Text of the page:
Oocyte Cryopreservation: Slow Cooling Versus Vitrification Techniques on Oocyte Survival

This study has been completed.
Sponsor:
Collaborator:
EMD Serono
Information provided by (Responsible Party):
Claudio Benadiva, University of Connecticut Health Center
ClinicalTrials.gov Identifier:
NCT00602966
First received: January 15, 2008
Last updated: October 26, 2011
Last verified: October 2011
  Purpose

Oocyte cryopreservation has been studied for many years without much success in refining a method that has consistent, reliable results in producing viable embryos and clinical pregnancies. In 1986 the first baby was born from an embryo created from a frozen oocyte; however, since then there have been less than 150 births from frozen eggs. To date, there are no reportable adverse outcomes in the children born from frozen oocytes. The research continues to look at different methods of oocyte cryopreservation. Many smaller studies have been conducted with some success but larger clinical trials are needed to replicate these findings. The conventional cryopreservation technique has been slow cooling with differing methods of freezing; however, vitrification is now being researched as the potential cryopreserving method that holds some promise for the future.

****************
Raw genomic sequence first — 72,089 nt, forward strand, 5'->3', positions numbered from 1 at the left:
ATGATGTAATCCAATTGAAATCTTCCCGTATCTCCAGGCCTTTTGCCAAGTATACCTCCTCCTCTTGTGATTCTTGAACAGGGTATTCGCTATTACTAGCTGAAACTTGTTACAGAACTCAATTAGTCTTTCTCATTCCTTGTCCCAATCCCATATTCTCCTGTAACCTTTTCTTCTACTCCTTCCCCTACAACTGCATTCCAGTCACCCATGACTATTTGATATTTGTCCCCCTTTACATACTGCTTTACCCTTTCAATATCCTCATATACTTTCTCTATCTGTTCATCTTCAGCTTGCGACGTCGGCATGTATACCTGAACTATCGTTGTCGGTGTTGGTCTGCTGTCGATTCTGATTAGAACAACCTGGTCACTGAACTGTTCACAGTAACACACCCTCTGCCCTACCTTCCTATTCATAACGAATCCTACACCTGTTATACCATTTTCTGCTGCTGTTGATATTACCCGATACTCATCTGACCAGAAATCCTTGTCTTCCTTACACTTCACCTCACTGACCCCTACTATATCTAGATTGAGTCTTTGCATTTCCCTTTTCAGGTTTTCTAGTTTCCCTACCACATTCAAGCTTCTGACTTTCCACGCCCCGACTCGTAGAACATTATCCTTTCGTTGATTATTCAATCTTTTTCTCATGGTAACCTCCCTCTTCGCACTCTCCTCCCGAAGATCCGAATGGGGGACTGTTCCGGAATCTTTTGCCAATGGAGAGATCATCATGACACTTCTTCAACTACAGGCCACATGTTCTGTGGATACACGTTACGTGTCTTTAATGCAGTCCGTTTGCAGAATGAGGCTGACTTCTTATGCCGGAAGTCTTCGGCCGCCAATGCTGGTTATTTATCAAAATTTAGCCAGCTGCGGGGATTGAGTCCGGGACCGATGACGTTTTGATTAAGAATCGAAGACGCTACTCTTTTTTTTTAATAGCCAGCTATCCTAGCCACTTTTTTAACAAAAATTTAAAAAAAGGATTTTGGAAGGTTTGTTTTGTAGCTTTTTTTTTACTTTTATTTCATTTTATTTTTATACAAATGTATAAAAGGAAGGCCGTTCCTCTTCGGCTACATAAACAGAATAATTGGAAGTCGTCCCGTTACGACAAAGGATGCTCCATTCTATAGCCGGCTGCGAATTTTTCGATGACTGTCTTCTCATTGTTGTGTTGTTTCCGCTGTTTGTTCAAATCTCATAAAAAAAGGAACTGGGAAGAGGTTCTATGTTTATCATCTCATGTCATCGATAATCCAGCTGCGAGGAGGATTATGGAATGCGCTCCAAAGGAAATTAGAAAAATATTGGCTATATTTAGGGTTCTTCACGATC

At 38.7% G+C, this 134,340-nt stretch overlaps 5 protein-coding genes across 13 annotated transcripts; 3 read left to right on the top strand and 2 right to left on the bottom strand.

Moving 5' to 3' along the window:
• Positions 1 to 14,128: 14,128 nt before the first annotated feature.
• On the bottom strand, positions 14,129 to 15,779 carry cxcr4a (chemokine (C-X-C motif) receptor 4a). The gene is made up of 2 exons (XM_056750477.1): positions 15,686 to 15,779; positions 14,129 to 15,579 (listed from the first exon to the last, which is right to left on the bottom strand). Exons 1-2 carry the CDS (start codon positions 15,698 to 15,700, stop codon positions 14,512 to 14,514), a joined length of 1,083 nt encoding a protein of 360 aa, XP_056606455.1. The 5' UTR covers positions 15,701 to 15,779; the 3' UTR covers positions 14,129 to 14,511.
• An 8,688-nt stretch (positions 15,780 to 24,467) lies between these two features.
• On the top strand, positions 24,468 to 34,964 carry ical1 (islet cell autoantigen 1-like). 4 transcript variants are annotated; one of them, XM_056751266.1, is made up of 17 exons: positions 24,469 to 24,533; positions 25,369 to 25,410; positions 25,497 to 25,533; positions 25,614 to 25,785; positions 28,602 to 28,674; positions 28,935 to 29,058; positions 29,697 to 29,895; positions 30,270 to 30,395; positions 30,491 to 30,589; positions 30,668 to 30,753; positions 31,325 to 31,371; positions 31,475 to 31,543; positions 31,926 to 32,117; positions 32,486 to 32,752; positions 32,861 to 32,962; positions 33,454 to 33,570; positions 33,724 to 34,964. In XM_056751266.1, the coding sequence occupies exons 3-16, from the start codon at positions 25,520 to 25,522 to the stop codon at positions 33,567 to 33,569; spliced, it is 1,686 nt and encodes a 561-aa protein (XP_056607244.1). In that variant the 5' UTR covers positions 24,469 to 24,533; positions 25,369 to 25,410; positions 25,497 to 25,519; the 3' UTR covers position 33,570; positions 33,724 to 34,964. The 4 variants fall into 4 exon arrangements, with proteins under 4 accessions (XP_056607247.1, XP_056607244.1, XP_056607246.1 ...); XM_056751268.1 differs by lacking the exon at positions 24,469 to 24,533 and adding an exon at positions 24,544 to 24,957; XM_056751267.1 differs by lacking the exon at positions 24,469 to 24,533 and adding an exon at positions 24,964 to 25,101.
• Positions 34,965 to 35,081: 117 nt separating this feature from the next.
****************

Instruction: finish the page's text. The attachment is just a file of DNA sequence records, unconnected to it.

Our hypothesis is the use of vitrification (quick freezing) to cryopreserve oocytes in patients undergoing in-vitro fertilization will be more successful than slow freezing in oocyte survival, fertilization rate with ICSI and subsequent embryo development, implantation rate and pregnancy rate.


Condition
Infertility

Study Type: Observational
Study Design: Observational Model: Case Control
Time Perspective: Prospective
Official Title: Oocyte Cryopreservation: Comparison of Slow Cooling Versus Vitrification Techniques on Oocyte Survival, Fertilization, and Embryo Development

Resource links provided by NLM:


Further study details as provided by University of Connecticut Health Center:

Primary Outcome Measures:
  • Oocyte survival [ Time Frame: When patient returns for thaw cycle ] [ Designated as safety issue: No ]

Secondary Outcome Measures:
  • Implantation rate [ Time Frame: 2 weeks after transfer of thawed oocyte ] [ Designated as safety issue: No ]

Enrollment: 14
Study Start Date: July 2006
Study Completion Date: May 2010
Primary Completion Date: October 2009 (Final data collection date for primary outcome measure)
Groups/Cohorts
Slow Freeze
Vitrification

Detailed Description:

Cryopreservation of oocytes is desirable because it: 1) would allow infertility patients to store excess oocytes instead of embryos, eliminating some of the ethical and religious concerns that accompany embryo storage; 2) permit storage of donor oocytes to avoid donor-recipient synchronization difficulties; and 3) can help women who may face sterilization due to chemotherapy or radiation. Oocyte cryopreservation is therefore gaining in popularity as an option for infertility treatment as well as fertility preservation.